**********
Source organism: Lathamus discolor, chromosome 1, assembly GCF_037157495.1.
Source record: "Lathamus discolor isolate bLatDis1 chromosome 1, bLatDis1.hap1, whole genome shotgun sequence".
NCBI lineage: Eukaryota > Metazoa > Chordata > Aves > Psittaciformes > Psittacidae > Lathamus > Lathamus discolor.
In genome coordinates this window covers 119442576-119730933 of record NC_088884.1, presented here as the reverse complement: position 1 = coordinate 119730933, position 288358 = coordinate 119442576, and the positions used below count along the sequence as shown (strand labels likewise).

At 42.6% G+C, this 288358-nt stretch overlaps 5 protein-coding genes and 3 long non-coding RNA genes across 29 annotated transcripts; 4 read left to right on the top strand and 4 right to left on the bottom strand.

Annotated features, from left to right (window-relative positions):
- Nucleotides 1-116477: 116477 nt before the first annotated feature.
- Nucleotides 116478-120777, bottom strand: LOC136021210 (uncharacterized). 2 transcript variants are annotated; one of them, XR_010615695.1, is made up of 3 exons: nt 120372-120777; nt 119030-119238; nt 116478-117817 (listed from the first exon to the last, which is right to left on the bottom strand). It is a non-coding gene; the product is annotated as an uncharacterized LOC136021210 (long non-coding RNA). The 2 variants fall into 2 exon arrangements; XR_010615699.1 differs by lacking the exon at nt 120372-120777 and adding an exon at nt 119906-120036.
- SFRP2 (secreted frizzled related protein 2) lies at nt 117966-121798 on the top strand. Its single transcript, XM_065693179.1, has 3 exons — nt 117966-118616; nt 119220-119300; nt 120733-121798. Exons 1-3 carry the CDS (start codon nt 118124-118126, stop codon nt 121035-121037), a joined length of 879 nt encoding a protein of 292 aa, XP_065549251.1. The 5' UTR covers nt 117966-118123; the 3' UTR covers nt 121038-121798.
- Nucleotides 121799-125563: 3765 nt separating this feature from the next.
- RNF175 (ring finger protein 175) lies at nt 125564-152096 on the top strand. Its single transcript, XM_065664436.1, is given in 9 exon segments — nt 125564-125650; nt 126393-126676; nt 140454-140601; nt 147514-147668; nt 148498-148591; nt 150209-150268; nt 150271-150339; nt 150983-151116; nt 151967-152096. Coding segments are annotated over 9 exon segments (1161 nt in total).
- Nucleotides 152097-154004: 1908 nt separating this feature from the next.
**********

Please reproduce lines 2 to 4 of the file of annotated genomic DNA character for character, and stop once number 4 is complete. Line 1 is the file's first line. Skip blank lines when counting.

Source record: "Lathamus discolor isolate bLatDis1 chromosome 1, bLatDis1.hap1, whole genome shotgun sequence".
NCBI lineage: Eukaryota > Metazoa > Chordata > Aves > Psittaciformes > Psittacidae > Lathamus > Lathamus discolor.
In genome coordinates this window covers 119442576-119730933 of record NC_088884.1, presented here as the reverse complement: position 1 = coordinate 119730933, position 288358 = coordinate 119442576, and the positions used below count along the sequence as shown (strand labels likewise).